Interim Budget 2024-25: Towards a Deep Tech Enabled Defence Architecture

The contours of a twin-pronged approach were discernible in the Interim Budget presented by Nirmala Sitharaman.

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It is axiomatic that to acquire space to grow, India must constantly work to augment its hard power, which for intermediate global powers, is increasingly located at the intersection of economic and security interests.

In the context of intensifying global geopolitical flux and a fragmented world economic order, it is, therefore, incumbent upon India to clearly establish its priorities for the defence of the realm as opposed to merely asserting its needs which may be endless. That’s the way to ensure some bang for the buck, as it were.

In the Interim Budget (vote-on-account) presented by Finance Minister Nirmala Sitharaman on Thursday, the contours of a twin-pronged approach by the government are discernible.

It marries the requirement for an advanced technology-premised enhancement of military capabilities with the need for self-reliance in the defence sector to avoid concentrated risk (in terms of nations from which India sources defence equipment and technologies) given the ongoing geostrategic churn.

In her speech, FM Sitharaman said: “A new scheme will be launched for strengthening deep-tech for defence purposes and expediting atmanirbharta.” As a part-corollary, she also announced a corpus of Rs 1 lakh crore for tech research and development and innovation for the private sector which is also expected to feed into India’s defence requirements.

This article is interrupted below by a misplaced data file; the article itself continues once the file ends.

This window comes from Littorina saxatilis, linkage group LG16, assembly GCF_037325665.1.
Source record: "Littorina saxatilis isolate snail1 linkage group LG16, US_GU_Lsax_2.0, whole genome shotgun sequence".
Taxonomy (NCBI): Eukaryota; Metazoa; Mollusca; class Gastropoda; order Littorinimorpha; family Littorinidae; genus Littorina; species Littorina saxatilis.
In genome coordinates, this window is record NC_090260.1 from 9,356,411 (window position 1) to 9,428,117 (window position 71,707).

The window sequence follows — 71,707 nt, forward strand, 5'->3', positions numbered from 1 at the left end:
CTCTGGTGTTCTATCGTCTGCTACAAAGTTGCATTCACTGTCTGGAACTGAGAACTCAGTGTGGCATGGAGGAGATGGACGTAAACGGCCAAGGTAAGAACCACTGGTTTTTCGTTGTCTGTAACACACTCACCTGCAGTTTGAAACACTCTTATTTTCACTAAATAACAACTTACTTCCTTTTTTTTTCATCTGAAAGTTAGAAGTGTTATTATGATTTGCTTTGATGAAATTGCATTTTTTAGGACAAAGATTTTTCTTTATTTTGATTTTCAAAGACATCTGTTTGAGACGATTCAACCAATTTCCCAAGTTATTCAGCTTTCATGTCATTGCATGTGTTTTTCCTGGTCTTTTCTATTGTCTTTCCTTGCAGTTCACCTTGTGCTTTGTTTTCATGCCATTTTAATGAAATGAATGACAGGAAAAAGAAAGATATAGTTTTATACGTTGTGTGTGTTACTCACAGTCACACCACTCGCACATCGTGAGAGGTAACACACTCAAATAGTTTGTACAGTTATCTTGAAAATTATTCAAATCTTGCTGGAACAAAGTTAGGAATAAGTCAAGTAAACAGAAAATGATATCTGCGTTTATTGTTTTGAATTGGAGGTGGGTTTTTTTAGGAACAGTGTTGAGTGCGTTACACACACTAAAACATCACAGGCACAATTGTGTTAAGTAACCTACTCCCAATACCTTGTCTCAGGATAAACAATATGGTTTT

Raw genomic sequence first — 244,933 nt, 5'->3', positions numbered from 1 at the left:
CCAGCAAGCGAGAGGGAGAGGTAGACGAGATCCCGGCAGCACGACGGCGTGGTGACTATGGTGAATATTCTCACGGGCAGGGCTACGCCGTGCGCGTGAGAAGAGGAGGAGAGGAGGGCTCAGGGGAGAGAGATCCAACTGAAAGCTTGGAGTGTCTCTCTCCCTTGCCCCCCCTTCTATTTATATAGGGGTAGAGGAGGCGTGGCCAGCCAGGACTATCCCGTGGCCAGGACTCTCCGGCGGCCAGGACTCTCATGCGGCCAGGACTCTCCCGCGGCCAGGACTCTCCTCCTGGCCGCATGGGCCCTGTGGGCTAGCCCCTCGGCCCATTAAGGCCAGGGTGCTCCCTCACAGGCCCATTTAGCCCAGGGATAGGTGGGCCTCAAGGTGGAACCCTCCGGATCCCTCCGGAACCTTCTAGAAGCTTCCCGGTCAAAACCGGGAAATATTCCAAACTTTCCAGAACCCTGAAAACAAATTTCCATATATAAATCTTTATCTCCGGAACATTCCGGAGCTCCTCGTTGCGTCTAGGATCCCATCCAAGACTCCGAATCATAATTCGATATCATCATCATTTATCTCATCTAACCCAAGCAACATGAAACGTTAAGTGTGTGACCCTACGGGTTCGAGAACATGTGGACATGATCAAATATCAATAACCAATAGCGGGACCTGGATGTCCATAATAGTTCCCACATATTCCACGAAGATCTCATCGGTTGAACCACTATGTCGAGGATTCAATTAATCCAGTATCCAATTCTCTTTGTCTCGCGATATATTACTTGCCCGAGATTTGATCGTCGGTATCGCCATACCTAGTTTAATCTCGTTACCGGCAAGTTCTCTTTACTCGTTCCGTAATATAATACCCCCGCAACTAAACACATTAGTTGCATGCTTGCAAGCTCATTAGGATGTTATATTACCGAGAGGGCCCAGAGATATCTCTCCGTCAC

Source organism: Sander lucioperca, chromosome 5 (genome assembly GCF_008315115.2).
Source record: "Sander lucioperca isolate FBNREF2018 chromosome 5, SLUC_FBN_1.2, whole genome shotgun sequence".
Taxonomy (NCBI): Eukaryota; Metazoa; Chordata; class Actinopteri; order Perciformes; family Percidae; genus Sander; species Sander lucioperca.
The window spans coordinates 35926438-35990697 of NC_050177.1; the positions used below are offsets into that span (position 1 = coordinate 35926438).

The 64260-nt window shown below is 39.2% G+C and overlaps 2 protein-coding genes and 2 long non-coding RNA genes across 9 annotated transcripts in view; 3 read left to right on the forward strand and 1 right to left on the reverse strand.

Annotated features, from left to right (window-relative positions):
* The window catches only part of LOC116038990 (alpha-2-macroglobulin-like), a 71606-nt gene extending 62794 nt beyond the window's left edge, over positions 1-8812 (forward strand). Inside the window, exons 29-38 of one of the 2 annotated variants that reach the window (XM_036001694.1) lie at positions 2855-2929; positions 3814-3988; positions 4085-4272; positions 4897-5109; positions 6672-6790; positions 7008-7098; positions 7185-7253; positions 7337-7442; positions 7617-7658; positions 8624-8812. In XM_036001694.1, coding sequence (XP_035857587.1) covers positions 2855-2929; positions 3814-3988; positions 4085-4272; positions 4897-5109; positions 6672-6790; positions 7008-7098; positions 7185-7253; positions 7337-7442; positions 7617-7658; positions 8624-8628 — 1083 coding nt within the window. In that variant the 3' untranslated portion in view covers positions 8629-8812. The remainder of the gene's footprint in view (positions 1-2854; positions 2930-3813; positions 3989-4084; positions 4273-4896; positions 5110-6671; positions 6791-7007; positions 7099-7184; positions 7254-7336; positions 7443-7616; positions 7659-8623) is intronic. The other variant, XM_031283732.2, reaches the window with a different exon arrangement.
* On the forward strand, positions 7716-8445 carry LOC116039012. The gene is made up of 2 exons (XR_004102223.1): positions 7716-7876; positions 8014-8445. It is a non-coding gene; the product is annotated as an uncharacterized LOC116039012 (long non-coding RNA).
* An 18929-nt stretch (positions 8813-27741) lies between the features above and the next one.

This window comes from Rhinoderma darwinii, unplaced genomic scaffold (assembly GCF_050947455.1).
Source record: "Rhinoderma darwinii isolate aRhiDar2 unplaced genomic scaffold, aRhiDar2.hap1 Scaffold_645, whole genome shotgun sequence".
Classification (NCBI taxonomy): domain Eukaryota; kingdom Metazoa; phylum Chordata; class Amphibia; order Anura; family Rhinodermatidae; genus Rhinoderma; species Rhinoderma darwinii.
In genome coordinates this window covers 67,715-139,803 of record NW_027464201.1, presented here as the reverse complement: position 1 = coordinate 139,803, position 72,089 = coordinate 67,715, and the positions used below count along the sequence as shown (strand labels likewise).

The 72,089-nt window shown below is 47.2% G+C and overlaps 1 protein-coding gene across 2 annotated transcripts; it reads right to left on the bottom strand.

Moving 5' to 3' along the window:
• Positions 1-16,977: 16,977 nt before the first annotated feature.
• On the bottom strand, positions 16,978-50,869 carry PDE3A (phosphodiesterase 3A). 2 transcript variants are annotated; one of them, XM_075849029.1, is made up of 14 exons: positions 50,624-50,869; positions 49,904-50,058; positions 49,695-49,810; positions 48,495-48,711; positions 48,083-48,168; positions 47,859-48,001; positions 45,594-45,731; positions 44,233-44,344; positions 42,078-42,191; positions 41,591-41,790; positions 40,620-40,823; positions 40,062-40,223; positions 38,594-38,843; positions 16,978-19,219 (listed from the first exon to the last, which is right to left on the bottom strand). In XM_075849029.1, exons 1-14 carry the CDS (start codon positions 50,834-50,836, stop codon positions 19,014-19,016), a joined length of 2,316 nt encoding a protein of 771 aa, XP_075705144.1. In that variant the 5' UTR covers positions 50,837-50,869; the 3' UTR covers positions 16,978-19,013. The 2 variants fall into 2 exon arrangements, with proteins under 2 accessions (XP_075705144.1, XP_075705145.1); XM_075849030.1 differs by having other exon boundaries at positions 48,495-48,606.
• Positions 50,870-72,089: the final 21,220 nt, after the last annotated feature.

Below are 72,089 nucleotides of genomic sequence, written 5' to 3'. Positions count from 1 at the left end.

A Wide Range of Emerging Technologies Have Military Applications

While the allocation in Budget 2024-25 to the Ministry of Defence (MoD) is up from last year as well as the highest among all ministries at Rs 6.2 lakh crore for FY 2024-2025 ($ 75 billion), the capital outlay component – for procuring fighter aircraft, weapons systems – comprises Rs 1 lakh 57 thousand crore, down marginally from last year’s Rs 1 lakh 62 thousand crores. The fiscal impact of implementing One Rank One Pension (OROP) on the armed forces will clearly linger for a while yet. But the defence capital outlay versus wage bill argument is a longstanding one and will continue into the future.

The major signal in the defence budget is clearly the emphasis on, and provisions to be made for, integrating deep technology into the defence and security domains.

The most prominent obstacle in the external environment to India’s rise is an assertive China, which is in the process of establishing a monopoly in key advanced technologies and is the world leader in fields such as electric batteries, hyper-sonics, and advanced radio-frequency communications like 5G and 6G. According to a March 2023 report in The Guardian, China leads the US in 37 out of 44 technologies tracked over 2022-23 by the Australian Strategic Policy Institute.

A wide range of emerging technologies have military applications – including cyber technology, AI, and quantum technology – and the extent of their incorporation into the Indian armed forces will prove critical over the coming years. 

As Michael O’Hanlon writes in his well-regarded monograph Security, Strategy, and Order: Forecasting Change In Military Technology: 2020-2040, technology is advancing rapidly in many realms but it is not enough to wave one’s arms exuberantly about futuristic military possibilities. Defence resource decisions need to be based on concrete analysis that breaks down the categories of major military technological inventions and innovations one by one and examines each. Presumably, those areas where things are changing fastest may warrant the most investment, as well as the most creative thinking about how to modify tactics and operational plans to exploit new opportunities (and mitigate new vulnerabilities that adversaries may develop as a result of these same likely advances).